The new AppleTV device — Apple’s latest attempt to crack the set-top-box market — arrived in stores today, briefly, and a few reviews have surfaced.
The $99 AppleTV device was sold out by early afternoon in Seattle. University Village had “a few” in the morning and Bellevue Square had “a limited” number that were gone quickly, store representatives said.
AppleTV is basically a puck-sized wireless adapter that connects a TV set to computers and devices running Apple software for playing and renting movies and TV shows. It also streams photos and music from a computer.
Engadget pounced on one for a review that concluded AppleTV isn’t yet a solution for replacing cable TV service. It said content available on the device is still limited. An excerpt:
If you just want a dead simple movie rental box and you’re not that picky about content, the Apple TV is a no-brainer. If, like us, you’re looking for options good enough to make you can the cable, Apple’s new box still feels a lot like a hobby.
It may not be a no-brainer to pay $99 for an AppleTV if you already have more content available through video playback devices connected to your TV, such as a current-generation game console or networked Blu-ray player.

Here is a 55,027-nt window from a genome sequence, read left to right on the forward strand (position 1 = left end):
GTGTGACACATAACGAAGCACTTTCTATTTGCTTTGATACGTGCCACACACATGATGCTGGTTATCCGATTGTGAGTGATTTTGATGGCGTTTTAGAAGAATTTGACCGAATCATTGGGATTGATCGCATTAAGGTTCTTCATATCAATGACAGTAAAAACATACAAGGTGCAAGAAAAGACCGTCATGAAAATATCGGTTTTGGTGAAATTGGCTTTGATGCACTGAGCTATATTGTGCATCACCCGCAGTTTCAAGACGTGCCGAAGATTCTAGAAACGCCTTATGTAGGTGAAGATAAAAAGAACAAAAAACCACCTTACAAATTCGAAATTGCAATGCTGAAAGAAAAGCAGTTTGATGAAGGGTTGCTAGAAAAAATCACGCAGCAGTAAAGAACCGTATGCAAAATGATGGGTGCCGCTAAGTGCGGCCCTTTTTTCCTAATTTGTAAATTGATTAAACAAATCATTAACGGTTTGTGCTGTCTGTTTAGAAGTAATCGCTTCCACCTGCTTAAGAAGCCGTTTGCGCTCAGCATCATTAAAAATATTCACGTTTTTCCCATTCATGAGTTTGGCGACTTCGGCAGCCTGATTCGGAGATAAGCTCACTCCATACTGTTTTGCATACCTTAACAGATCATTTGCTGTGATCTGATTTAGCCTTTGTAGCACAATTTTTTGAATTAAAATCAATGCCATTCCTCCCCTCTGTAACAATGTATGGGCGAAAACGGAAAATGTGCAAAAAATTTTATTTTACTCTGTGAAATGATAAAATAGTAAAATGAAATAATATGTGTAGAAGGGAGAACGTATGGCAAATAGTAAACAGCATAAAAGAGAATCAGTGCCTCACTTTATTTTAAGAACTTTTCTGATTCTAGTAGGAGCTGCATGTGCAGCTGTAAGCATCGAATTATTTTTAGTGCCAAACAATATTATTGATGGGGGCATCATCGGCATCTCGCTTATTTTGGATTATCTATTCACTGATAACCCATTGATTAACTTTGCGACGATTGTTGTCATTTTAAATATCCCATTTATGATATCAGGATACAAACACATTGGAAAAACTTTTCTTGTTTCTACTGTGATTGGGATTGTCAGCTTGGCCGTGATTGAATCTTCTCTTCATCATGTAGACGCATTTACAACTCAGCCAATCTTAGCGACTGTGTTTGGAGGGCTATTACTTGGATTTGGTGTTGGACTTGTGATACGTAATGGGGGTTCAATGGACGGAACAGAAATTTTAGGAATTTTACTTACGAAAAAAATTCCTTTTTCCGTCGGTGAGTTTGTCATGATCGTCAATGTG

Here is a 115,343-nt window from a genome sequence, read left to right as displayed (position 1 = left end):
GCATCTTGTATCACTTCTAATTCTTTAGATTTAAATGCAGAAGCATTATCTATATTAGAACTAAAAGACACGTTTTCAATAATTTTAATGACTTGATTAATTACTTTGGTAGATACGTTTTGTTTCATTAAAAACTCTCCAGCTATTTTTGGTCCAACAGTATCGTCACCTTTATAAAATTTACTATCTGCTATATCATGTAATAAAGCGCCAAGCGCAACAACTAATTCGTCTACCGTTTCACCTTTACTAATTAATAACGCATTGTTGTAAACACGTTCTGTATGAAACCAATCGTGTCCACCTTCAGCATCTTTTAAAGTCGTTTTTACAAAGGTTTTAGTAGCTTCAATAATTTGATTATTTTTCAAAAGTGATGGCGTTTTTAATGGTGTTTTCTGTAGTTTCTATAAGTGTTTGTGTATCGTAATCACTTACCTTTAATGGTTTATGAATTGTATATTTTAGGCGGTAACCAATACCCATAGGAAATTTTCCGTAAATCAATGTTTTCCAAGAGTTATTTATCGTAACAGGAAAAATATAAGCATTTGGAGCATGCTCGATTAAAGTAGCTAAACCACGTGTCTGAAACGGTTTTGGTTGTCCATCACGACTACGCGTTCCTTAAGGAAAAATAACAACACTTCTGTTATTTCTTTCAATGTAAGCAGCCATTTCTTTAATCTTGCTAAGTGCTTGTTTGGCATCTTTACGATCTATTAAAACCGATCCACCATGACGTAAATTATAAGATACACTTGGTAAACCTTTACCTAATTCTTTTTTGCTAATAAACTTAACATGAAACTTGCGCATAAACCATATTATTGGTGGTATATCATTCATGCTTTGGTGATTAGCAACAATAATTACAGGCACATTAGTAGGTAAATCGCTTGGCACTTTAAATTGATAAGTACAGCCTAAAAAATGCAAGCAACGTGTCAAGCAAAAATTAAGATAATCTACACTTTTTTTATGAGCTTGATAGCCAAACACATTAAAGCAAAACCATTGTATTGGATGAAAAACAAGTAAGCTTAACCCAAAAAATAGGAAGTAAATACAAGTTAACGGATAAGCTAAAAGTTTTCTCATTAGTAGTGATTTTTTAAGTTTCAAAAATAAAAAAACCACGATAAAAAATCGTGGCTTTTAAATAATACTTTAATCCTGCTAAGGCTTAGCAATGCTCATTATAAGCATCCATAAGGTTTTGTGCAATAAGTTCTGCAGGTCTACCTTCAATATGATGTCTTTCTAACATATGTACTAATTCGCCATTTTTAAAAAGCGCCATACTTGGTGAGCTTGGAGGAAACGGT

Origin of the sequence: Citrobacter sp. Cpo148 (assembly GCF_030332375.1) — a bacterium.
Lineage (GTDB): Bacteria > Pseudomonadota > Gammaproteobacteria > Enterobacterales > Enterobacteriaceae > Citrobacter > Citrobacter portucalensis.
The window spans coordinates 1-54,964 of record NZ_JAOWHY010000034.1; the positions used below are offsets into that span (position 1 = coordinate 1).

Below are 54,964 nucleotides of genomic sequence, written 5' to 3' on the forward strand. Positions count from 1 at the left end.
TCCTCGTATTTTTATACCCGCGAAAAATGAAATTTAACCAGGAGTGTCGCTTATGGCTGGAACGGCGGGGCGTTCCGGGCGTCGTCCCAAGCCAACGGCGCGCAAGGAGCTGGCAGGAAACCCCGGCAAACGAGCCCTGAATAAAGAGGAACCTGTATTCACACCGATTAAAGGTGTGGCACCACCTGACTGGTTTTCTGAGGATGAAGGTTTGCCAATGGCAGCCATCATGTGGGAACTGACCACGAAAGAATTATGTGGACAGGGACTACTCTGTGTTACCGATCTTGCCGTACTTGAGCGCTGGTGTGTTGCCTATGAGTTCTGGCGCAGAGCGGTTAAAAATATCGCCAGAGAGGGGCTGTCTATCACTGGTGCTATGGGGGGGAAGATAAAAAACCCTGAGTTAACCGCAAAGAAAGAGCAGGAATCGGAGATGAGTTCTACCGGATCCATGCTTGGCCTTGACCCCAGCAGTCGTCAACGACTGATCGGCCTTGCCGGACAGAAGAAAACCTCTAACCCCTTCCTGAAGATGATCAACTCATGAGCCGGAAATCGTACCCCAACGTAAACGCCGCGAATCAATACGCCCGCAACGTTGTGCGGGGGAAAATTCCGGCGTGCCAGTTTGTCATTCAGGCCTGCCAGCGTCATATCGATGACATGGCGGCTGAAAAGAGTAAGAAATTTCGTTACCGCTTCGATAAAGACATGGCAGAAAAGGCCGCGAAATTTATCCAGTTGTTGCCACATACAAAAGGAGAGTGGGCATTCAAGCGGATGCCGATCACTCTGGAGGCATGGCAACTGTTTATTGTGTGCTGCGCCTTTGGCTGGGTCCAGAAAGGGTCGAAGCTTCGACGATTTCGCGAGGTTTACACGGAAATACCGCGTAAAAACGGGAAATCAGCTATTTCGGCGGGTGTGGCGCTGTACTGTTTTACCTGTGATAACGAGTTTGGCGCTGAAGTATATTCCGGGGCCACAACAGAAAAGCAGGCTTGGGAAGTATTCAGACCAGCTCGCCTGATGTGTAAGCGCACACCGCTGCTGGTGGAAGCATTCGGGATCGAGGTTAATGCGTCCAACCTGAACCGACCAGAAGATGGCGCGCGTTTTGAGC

Gadget repair outfit iFixit secured one of the devices for a teardown and found that it contains an 8 gigabyte memory chip — presumably to cache shows while they’re streaming — plus 256 megs of RAM and an A4 processor like the one used in the iPad and fourth-generation iPod Touch.
The device also has a 10/100 Ethernet jack and 802.11n Wi-Fi capability, but its maximum resolution is 720p.
I’m still waiting to try an AppleTV but the thing will have a hard time drawing my attention away from the Xbox, on which I’ve been testing the new high-def ESPN3 streaming service coming in November.
It doesn’t include NFL games, but it has MLB, NFL, soccer (including English Premier League), college football and basketball. It worked pretty well, with only a few buffering instances when I started or paused a game.
When you call up the feature, it shows three big screens playing current and recent games, in a mock stadium populated by cheering Xbox avatars. When you make a selection, the game plays full screen, with controls to pause, rewind and fast-forward.
The system also lets you chat about the game with up to seven friends watching the game on their Xbox systems.
The ESPN feature will be free for Xbox Live “gold” subscribers who get Internet service through a cable company affiliated with ESPN.